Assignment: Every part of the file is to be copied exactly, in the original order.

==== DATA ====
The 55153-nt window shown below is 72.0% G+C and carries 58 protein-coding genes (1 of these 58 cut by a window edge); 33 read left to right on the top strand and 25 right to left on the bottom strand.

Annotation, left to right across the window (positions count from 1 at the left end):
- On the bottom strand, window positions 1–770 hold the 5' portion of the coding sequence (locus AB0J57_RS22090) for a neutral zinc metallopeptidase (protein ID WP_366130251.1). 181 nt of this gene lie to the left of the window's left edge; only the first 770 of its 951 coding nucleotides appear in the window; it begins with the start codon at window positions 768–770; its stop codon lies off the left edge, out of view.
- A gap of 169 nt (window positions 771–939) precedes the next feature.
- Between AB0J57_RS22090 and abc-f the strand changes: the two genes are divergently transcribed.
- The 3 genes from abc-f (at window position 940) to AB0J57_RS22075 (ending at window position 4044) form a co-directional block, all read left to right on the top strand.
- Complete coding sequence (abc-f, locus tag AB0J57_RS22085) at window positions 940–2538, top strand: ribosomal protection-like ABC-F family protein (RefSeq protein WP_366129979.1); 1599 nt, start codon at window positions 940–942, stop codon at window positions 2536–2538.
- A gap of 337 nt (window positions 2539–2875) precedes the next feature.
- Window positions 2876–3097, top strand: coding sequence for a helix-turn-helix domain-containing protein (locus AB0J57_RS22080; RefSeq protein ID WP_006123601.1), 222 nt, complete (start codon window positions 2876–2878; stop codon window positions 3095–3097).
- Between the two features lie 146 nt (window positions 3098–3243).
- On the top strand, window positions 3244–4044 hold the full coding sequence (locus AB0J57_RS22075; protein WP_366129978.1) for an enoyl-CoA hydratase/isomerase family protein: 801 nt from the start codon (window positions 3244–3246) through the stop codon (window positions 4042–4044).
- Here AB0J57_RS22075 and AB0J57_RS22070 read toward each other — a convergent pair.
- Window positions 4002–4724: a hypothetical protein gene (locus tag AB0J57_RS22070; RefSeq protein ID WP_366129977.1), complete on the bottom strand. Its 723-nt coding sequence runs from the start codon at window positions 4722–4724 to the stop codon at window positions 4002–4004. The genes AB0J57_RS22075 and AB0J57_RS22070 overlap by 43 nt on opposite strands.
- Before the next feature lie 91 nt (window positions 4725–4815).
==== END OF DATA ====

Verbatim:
The 55153-nt window shown below is 72.0% G+C and carries 58 protein-coding genes (1 of these 58 cut by a window edge); 33 read left to right on the top strand and 25 right to left on the bottom strand.

Annotation, left to right across the window (positions count from 1 at the left end):
- On the bottom strand, window positions 1–770 hold the 5' portion of the coding sequence (locus AB0J57_RS22090) for a neutral zinc metallopeptidase (protein ID WP_366130251.1). 181 nt of this gene lie to the left of the window's left edge; only the first 770 of its 951 coding nucleotides appear in the window; it begins with the start codon at window positions 768–770; its stop codon lies off the left edge, out of view.
- A gap of 169 nt (window positions 771–939) precedes the next feature.
- Between AB0J57_RS22090 and abc-f the strand changes: the two genes are divergently transcribed.
- The 3 genes from abc-f (at window position 940) to AB0J57_RS22075 (ending at window position 4044) form a co-directional block, all read left to right on the top strand.
- Complete coding sequence (abc-f, locus tag AB0J57_RS22085) at window positions 940–2538, top strand: ribosomal protection-like ABC-F family protein (RefSeq protein WP_366129979.1); 1599 nt, start codon at window positions 940–942, stop codon at window positions 2536–2538.
- A gap of 337 nt (window positions 2539–2875) precedes the next feature.
- Window positions 2876–3097, top strand: coding sequence for a helix-turn-helix domain-containing protein (locus AB0J57_RS22080; RefSeq protein ID WP_006123601.1), 222 nt, complete (start codon window positions 2876–2878; stop codon window positions 3095–3097).
- Between the two features lie 146 nt (window positions 3098–3243).
- On the top strand, window positions 3244–4044 hold the full coding sequence (locus AB0J57_RS22075; protein WP_366129978.1) for an enoyl-CoA hydratase/isomerase family protein: 801 nt from the start codon (window positions 3244–3246) through the stop codon (window positions 4042–4044).
- Here AB0J57_RS22075 and AB0J57_RS22070 read toward each other — a convergent pair.
- Window positions 4002–4724: a hypothetical protein gene (locus tag AB0J57_RS22070; RefSeq protein ID WP_366129977.1), complete on the bottom strand. Its 723-nt coding sequence runs from the start codon at window positions 4722–4724 to the stop codon at window positions 4002–4004. The genes AB0J57_RS22075 and AB0J57_RS22070 overlap by 43 nt on opposite strands.
- Before the next feature lie 91 nt (window positions 4725–4815).